Supernatural Review: The Lack of Thematic

Supernatural

The thematic thread of this episode of Supernatural is not clear. The Soul Eater doesn’t offer any sort of window into the boys, nor do the flashbacks of Bobby and Rufus signal an exploration of how the past influenced the future. There are themes, because all stories have themes, but there is no overarching message here, or at least not one that I can locate.

Having said that: this was a fun, exciting, and clever episode of Supernatural. It’s almost unfair, really; time travel and dealing with being outside of reality are two things that I think about often. This is the kind of story that I come to fantasy shows for. Unfortunately, that doesn’t leave me with a lot to say.

Here’s one thing I can and will say: this episode would’ve been near-perfect, had the payoff of Bobby not writing in his journal amounted to anything. There should’ve been some recognition of Dean being from the future; Bobby is, I believe, aware that the Soul Eater nest is outside of time and space. He should’ve held off from writing in his journal because he knew that Sam and Dean had to experience this thing blind, or else they would be trapped with the Soul Eater.

Had that been the case, this would’ve been the perfect “filler” episode; it would’ve given a glimpse of the world of Season 4 outside of the boys perspectives, and also pulled apart the world a little bit, making it bigger than previously thought (not that Supernatural needs much more world-building). Perhaps that is just me projecting, but I think that would’ve really wrapped the episode into a nice bow.

* * *

The flipping back and forth between The Old Guys and Brothers Winchester didn’t add much to the narrative. Not a lot of insight; more of a continuation, and very little of it contained a new perspective. It would’ve been a much more lackluster experience had Steven Williams’ Rufus not returned. I had no strong feelings on Rufus watching Supernatural once through the first time; he was a good foil for Bobby, but I was never invested in their friendship. I’m not sure if Williams found another gear or the writers found another perspective, but Rufus was easily the best part about this episode.

The nostalgia of he and Bobby taking down monsters is a big part of it, and anytime Jim Beaver is in a series (let alone perhaps the role he is most well-known for), it’s going to be good. But Rufus was so funny, and so brash, and so refreshing when faced with the dourness that the show can occasionally sink into. It’s not that Rufus is an optimistic character; far from it. But it does seem that, instead of retreating inside himself, he expanded outwards. He refuses to be cowed by the job or the people around him, and when dealing with the slow degradation of Bobby and the fatalism of the Winchester brothers, it makes the show an easier watch.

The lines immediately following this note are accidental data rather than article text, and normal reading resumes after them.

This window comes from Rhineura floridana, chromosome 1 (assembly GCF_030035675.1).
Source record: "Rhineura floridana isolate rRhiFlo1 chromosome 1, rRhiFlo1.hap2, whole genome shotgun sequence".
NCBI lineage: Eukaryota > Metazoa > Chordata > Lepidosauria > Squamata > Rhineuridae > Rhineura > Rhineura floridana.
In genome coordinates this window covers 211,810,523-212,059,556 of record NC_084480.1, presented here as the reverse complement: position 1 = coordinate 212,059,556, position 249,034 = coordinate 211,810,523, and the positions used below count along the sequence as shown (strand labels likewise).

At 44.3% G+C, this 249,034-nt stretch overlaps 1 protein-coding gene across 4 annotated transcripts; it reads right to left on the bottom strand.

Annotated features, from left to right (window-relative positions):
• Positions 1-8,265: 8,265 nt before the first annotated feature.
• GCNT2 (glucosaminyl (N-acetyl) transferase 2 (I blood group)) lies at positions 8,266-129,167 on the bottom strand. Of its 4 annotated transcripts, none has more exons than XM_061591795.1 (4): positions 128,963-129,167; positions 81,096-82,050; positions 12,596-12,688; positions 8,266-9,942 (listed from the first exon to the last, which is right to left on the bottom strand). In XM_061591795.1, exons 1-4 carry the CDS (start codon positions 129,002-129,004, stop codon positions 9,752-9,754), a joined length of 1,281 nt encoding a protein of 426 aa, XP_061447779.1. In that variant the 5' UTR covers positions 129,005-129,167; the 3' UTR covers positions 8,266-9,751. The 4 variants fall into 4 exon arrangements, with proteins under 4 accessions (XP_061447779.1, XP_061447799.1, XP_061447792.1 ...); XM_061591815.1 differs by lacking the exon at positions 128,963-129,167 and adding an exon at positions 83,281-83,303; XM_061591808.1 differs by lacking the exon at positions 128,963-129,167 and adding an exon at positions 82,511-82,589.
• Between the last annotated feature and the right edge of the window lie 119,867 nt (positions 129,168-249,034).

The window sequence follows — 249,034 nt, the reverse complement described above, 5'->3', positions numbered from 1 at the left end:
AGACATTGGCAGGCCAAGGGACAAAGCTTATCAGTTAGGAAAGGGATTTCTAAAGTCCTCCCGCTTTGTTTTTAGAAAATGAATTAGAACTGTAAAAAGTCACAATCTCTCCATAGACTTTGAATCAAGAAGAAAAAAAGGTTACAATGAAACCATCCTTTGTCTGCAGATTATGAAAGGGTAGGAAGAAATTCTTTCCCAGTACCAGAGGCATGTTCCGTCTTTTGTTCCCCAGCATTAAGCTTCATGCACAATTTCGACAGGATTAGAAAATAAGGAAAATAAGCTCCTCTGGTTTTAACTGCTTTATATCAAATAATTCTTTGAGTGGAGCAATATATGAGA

It’s also nice to see Bobby and Rufus actually like one another. My memory is fuzzy on how close they were during their run on the show, but there was a sibling vibe coming from the two. They didn’t take advantage of it, or at least not to it’s fullest extent. There should’ve been a moment hen Rufus has to risk his own life to save Bobby’s, to really hit home the abandoning of the “oldest rule”.

That complaint goes back to the opening paragraphs; there is just no thematic through line. I don’t meant to harp, but there is a lot of juicy ideas presented, and only one of them is followed through on. It’s so clever, and such a great revelation, that Sam and Dean freed the souls from the Soul Eater from the future; the writing on how and why the souls escaped when Bobby and Rufus worked the case is played very quietly, and in the background. You almost don’t realize that question is hanging in the air, until it sits on the back of your neck.

* * *

In the end, Sam and Dean essentially shrug off the time-displacement thoughts and go get drunk, and while it’s played for laughs, it’s also serious business. Sam’s response is bemusement, saying his head hurts, but I don’t buy it. The fact that the Soul Eater exists outside of space and time has massive implications for the world going forward.

I sincerely doubt that the Soul Eater nest mechanics are going to reoccur, but then again, I never thought the Teselecta were going to return in Doctor Who, and guess what happened? I’m not even sure that I’d like the time wonkiness to return; it feels like a too easy “Get Out Of Jail” free card for the Winchesters to use. The Teselecta did, too. If that is the first and last reference to the Soul Eater, I’m perfectly fine with it.

This was an interesting, engaging episode of both Supernatural and television. There are a lot worse things you could be doing or watching than this.

3.8

Summary

Sam and Dean deal with an old Bobby and Rufus case in the 16th episode of the 12th season of Supernatural.

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